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United States Court of Appeals,Eighth Circuit.

JCR HOTEL, INC., Petitioner/Cross-Respondent, v. NATIONAL LABOR RELATIONS BOARD, Respondent/Cross-Petitioner.

No. 02-3515, 02-3688.

Decided: September 05, 2003

Before LOKEN, Chief Judge, HANSEN and BYE, Circuit Judges. Anthony L. DeWitt, argued, Jefferson City, MO, for Appellant. Jeffrey Hirsch, attorney for the NLRB, argued, Washington, DC (David A. Felischer, Senior Attorney, Washingotn, DC, on the brief), for Appellee.

Affirming an administrative law judge, the National Labor Relations Board ruled that JCR Hotel, Inc. (JCR) violated § 8(a)(1) of the National Labor Relations Act when it discharged housekeeping inspector Patsy Wilson for encouraging or organizing an employee walkout.  JCR Hotel, Inc., 338 N.L.R.B. 27 (2002).   JCR petitions to set aside the Board's order, raising issues that turn, in our view, on the question whether an employer's erroneous belief that an employee is engaged in protected concerted activity can be the basis of a § 8(a)(1) violation.   Concluding that the Board's consistent resolution of this issue is a permissible interpretation of the statute, we grant the Board's cross-petition and enforce its order.


JCR hired Wilson in October 1997 as a catering manager at the Ramada Inn in Jefferson City, Missouri.   Other employees soon complained about Wilson's abrasive manner to the hotel's general manager, Theresa Riley.   In response, Riley transferred Wilson first to the position of night desk manager and then to the position of housekeeping inspector.   After both transfers, co-workers continued to complain about Wilson's behavior.   Riley and housekeeping supervisor Teresa Atkisson told Wilson to improve her relationships with other employees.

On October 26, 1999, JCR told several housekeepers that the free meal customarily provided would not be available that day.   While on break, several employees, including Wilson, complained to each other about the situation.   Housekeeper James Whittler said that JCR would only pay attention to complaints if they all walked out or sat down on the job.   Wilson commented that a walkout should occur “on a full house day,” such as when the Elks organization booked the entire inn for a meeting.   Two days later, supervisor Atkisson overheard employees discussing Wilson's plan for a walkout.   Atkisson met with general manager Riley and told her “that rumor had it that Patsy was trying to get some of the people to walk out on a full house day.” After obtaining the approval of JCR's owners, Riley discharged Wilson when she came to work on November 2. Riley initially told Wilson she was being fired because she could not work with people.   Pressed by Wilson, Riley added, “[w]ord is you are planning a walk out with the housekeeping department.”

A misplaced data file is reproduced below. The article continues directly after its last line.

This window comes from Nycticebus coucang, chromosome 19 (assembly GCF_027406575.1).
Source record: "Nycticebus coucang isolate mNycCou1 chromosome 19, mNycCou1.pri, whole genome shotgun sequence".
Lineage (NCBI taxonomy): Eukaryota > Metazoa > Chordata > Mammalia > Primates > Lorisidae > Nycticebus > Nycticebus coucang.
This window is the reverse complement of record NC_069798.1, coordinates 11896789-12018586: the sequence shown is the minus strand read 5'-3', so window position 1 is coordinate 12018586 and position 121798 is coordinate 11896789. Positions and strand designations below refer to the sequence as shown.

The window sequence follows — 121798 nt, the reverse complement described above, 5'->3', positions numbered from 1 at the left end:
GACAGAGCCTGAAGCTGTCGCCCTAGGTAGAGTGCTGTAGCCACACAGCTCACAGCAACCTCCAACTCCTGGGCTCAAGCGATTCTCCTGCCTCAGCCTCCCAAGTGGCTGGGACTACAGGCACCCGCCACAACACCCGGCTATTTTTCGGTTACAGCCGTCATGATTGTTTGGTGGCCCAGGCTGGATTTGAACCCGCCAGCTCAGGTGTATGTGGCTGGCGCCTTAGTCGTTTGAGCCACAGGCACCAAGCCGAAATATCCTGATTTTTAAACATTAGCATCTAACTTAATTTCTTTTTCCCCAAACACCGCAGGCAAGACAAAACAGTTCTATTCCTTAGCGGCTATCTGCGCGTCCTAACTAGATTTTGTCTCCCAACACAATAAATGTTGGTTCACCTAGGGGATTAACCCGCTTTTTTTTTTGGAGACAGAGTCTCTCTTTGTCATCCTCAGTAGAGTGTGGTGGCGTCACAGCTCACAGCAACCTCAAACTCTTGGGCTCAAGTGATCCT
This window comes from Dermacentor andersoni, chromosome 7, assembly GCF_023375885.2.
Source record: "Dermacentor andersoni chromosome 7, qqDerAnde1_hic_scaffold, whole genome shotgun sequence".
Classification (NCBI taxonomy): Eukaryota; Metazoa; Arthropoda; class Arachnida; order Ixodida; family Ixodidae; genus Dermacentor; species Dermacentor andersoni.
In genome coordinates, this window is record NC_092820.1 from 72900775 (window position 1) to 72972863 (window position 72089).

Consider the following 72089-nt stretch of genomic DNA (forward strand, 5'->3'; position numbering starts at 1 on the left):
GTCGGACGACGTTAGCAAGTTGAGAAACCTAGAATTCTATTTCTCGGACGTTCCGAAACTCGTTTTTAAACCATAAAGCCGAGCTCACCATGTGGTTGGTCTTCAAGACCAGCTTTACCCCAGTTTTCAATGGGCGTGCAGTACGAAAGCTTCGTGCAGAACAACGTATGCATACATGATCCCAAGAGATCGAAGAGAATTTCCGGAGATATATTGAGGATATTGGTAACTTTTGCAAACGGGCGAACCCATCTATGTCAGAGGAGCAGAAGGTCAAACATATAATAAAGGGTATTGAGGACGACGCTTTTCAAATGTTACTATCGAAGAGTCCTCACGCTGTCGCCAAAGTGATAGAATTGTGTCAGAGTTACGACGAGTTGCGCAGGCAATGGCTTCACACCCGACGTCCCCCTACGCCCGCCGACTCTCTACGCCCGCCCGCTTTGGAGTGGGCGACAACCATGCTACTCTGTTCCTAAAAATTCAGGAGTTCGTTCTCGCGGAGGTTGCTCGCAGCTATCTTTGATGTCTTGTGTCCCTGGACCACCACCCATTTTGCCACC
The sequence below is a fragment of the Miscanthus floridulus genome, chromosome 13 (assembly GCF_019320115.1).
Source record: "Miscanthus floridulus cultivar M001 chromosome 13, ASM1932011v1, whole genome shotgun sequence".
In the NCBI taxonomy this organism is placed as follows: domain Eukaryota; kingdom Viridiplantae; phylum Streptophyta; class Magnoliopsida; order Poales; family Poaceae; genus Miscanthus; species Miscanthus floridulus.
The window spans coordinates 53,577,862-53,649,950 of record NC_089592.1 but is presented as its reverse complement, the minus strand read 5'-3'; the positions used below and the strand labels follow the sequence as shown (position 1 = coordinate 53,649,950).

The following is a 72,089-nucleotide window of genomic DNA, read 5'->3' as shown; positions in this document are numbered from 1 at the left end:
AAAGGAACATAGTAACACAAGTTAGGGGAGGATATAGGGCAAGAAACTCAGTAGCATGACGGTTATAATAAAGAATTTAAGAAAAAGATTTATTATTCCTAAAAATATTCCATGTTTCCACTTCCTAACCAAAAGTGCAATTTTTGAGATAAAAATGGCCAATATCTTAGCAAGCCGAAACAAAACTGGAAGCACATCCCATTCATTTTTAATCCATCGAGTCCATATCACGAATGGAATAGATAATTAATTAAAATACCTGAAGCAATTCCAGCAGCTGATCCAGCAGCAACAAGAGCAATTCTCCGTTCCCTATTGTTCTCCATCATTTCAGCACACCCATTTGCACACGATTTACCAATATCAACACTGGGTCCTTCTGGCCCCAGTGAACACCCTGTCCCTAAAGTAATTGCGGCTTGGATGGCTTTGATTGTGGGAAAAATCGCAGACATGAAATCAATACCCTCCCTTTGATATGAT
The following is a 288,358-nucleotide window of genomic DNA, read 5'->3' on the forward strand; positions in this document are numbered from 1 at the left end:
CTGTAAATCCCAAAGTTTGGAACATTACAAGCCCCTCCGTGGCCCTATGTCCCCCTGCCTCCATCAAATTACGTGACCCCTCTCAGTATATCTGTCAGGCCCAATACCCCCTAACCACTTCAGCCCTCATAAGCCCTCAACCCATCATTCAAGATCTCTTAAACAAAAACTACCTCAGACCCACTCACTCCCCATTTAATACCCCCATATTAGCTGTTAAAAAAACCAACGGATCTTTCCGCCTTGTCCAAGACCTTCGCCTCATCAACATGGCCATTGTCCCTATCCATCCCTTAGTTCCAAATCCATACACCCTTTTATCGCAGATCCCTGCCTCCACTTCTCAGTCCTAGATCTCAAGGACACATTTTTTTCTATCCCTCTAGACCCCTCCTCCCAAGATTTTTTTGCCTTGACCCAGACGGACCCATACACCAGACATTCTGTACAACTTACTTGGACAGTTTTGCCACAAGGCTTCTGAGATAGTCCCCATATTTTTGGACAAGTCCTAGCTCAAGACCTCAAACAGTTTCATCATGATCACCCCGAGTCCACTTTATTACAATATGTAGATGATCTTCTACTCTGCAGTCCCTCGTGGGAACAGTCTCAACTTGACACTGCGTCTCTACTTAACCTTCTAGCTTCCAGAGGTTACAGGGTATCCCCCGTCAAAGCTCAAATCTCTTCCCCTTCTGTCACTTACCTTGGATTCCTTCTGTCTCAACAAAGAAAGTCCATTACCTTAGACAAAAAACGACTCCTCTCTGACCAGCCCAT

The Board's General Counsel issued a complaint charging that JCR violated § 8(a)(1) by discharging Wilson because of her protected concerted activity and by interrogating her about such activity.   During the General Counsel's case-in-chief, Wilson related the reasons Riley gave for the discharge.   Wilson further explained that her comment in the break room about walking out when the hotel was full was merely a flippant remark, and she never intended to organize a walkout.   At the close of the case-in-chief, the ALJ dismissed the interrogation charge but denied JCR a directed verdict on the protected concerted activity charge.   Atkisson and Riley then testified during JCR's case.   Atkisson admitted she overheard other employees say Wilson was organizing a walkout and reported that to Riley.   Riley admitted she told Wilson, “word is you are planning a walk out,” but only after Wilson “pushed [her] hot button.”   Riley insisted that Wilson's inability to get along with other employees was the reason for her termination.   Other defense witnesses confirmed that Wilson had been an abrasive or unpopular co-worker.